G/C Najee Toran: Toran spent the majority of his first year in the NFL on the San Francisco 49ers’ practice squad as well as all of his second on New England’s. While the 24-year-old does have practice experience and has played considerable preseason snaps at both guard and center, he is still entering Year Three as a comparatively green option — and one who faces an uphill climb on what is a deep Patriots interior offensive line.

DT Nick Thurman: For the second year in a row, the odds do not work in Thurman’s favor at the defensive tackle position. Lawrence Guy, Adam Butler and Beau Allen are locks to fill three of the spots, with Byron Cowart on the inside track to earn the fourth. With undrafted rookies Bill Murray and Courtney Wallace appearing to have better developmental upside, the 25-year-old might be on the outside looking in.

DE Tashawn Bower: Bower is in a similar situation as Thurman: he has been in the league for quite some time now — Thurman arrived in 2018, Bower one year before that — but has shown little actual development. As a result of this, the Patriots could prefer to go with younger prospects along the defensive edge who still have a shot at reaching a higher ceiling than the 25-year-old (see: Nick Coe or Terez Hall).

LB De’Jon Harris: One of five rookie linebackers brought aboard by the Patriots this year, Harris might be the least versatile of the bunch: he is a rather one-dimensional downhill force player who attacks with a physical edge but offers limited upside outside the box. This in combination with his rather average athleticism and non-prototypical size could lead the team to prefer other options at the position over him.

CB Lenzy Pipkins: The first free agent to be signed by the Patriots this year, Pipkins has been near the bottom of the depth chart ever since his arrival. New England, after all, has as deep and talented a cornerback group as any team in football. While he offers some experience on defense and special teams, the numbers and his stagnant development since 2017 simply work against Pipkins.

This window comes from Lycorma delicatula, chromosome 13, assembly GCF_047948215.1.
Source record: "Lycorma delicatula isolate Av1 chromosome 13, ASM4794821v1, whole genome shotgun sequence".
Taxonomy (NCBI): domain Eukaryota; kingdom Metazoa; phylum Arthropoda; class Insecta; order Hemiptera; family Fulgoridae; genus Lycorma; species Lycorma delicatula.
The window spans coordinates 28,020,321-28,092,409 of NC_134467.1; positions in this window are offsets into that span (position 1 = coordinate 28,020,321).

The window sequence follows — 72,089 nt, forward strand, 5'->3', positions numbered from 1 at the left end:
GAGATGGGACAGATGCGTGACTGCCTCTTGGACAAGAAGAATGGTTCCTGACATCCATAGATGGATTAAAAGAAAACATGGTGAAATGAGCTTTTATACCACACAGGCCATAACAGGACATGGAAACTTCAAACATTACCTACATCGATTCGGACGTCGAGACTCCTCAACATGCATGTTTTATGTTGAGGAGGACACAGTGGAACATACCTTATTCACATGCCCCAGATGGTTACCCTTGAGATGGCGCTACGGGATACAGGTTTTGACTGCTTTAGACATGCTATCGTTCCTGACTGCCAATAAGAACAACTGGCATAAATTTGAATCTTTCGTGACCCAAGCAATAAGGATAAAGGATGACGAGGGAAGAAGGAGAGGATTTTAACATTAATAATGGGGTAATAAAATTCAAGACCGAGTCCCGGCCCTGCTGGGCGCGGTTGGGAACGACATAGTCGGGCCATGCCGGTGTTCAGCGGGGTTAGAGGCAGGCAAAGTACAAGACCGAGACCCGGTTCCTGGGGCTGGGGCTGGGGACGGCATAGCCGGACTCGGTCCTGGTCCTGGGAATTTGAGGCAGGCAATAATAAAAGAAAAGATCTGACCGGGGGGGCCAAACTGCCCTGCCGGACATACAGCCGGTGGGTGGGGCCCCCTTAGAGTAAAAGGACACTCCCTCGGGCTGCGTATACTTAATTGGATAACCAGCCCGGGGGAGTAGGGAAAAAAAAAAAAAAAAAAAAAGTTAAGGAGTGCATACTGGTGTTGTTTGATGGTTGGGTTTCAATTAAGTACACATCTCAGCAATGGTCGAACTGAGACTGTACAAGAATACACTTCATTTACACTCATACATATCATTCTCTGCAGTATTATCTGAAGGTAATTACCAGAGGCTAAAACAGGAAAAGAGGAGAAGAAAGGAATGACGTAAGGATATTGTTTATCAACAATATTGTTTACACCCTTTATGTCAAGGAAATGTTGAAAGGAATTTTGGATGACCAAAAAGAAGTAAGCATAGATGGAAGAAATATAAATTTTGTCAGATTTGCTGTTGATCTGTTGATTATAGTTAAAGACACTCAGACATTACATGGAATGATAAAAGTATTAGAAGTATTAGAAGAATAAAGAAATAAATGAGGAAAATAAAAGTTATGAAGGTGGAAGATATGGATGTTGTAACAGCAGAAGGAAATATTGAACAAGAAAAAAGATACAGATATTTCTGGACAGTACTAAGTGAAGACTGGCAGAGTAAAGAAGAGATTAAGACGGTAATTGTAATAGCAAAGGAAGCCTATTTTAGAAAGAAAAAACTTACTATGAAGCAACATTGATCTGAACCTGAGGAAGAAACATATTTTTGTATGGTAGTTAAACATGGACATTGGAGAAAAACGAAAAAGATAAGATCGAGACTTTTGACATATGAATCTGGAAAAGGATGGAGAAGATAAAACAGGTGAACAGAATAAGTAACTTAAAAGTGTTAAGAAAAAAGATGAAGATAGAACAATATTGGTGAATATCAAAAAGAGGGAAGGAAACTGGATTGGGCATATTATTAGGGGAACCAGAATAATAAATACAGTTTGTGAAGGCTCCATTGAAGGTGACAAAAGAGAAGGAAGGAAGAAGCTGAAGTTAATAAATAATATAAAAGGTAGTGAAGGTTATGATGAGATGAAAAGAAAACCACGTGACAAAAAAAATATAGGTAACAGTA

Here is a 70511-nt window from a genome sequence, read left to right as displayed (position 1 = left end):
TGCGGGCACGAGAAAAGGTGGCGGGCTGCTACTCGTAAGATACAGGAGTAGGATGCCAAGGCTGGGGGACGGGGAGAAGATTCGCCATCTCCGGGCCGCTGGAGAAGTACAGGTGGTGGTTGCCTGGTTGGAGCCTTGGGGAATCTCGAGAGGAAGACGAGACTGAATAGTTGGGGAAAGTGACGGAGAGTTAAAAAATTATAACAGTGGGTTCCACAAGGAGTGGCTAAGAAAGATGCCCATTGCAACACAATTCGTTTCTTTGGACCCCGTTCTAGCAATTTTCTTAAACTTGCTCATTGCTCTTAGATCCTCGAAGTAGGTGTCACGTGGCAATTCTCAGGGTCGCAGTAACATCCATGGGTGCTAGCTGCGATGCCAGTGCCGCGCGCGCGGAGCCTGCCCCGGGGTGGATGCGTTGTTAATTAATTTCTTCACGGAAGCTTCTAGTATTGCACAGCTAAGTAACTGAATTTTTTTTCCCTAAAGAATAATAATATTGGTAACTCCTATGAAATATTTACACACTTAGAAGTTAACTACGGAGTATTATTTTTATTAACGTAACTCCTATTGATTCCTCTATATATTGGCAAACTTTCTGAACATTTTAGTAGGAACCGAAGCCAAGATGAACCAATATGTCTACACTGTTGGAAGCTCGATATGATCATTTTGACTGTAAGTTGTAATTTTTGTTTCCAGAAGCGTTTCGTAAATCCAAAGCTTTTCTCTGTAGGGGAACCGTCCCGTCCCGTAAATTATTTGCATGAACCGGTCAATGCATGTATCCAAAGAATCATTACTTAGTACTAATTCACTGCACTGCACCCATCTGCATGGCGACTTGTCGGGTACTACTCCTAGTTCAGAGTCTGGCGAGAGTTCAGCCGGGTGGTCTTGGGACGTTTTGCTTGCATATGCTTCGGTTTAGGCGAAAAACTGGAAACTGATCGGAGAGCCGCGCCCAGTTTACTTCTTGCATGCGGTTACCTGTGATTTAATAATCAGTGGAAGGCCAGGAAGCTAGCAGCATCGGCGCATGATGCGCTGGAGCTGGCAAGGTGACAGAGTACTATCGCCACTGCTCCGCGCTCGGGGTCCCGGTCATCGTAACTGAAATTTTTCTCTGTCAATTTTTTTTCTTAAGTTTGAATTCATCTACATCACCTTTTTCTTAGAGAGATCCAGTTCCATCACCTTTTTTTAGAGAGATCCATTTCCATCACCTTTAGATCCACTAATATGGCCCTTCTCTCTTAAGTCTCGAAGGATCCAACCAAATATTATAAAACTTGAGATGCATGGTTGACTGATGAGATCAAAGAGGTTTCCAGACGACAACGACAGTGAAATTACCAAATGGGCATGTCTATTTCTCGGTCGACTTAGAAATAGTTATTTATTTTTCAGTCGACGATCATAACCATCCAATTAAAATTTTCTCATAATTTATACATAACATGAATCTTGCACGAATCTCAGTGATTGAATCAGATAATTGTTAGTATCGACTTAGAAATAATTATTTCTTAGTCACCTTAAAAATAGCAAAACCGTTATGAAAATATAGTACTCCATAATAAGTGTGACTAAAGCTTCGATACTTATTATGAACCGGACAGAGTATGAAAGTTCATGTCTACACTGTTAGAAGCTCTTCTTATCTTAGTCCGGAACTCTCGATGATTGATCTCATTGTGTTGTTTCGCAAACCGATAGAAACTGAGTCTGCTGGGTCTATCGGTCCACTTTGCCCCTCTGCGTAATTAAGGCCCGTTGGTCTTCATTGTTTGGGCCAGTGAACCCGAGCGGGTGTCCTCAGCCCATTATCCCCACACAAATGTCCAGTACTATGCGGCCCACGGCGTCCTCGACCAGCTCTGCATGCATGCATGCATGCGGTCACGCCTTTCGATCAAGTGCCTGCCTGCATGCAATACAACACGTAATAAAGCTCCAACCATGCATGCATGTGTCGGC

S Adarius Pickett: The Patriots invested some considerable resources in their safety position this offseason, which in turn created a difficult environment for Pickett to begin with: four safeties — Devin McCourty, Patrick Chung, Kyle Dugger and Adrian Phillips — are either locks or near-locks to make the team, with little to no room for the second-year man to carve out a role.

What has to be kept in mind, of course, is that this list is merely a projection: the Patriots could also opt to trim their roster elsewhere. Neither the team’s other undrafted rookie wide receivers — Jeff Thomas, Isaiah Zuber, Sean Riley — nor fourth-year edge defender Derek Rivers or second-year men D’Angelo Ross or Malik Gant are safe when it comes to reducing roster sizes from 90 to 80 players.

However, the expectation is that the team will try to create a mix of experience and developmental upside heading into training camp. Undrafted rookies, who make up almost half of the players listed above, are therefore naturally in a bad spot after the league decided to cancel offseason workouts.